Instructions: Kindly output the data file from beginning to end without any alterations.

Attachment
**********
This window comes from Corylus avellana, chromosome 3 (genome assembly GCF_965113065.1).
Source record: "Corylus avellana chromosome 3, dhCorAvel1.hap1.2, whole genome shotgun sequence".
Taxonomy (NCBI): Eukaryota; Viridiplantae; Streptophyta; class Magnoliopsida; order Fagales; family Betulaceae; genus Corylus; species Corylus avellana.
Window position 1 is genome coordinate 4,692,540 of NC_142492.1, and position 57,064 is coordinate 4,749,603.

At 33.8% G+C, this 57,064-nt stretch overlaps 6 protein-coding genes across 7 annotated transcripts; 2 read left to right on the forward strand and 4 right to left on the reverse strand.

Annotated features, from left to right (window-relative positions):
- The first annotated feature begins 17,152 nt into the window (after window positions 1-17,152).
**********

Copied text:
This window comes from Corylus avellana, chromosome 3 (genome assembly GCF_965113065.1).
Source record: "Corylus avellana chromosome 3, dhCorAvel1.hap1.2, whole genome shotgun sequence".
Taxonomy (NCBI): Eukaryota; Viridiplantae; Streptophyta; class Magnoliopsida; order Fagales; family Betulaceae; genus Corylus; species Corylus avellana.
Window position 1 is genome coordinate 4,692,540 of NC_142492.1, and position 57,064 is coordinate 4,749,603.

At 33.8% G+C, this 57,064-nt stretch overlaps 6 protein-coding genes across 7 annotated transcripts; 2 read left to right on the forward strand and 4 right to left on the reverse strand.

Annotated features, from left to right (window-relative positions):
- The first annotated feature begins 17,152 nt into the window (after window positions 1-17,152).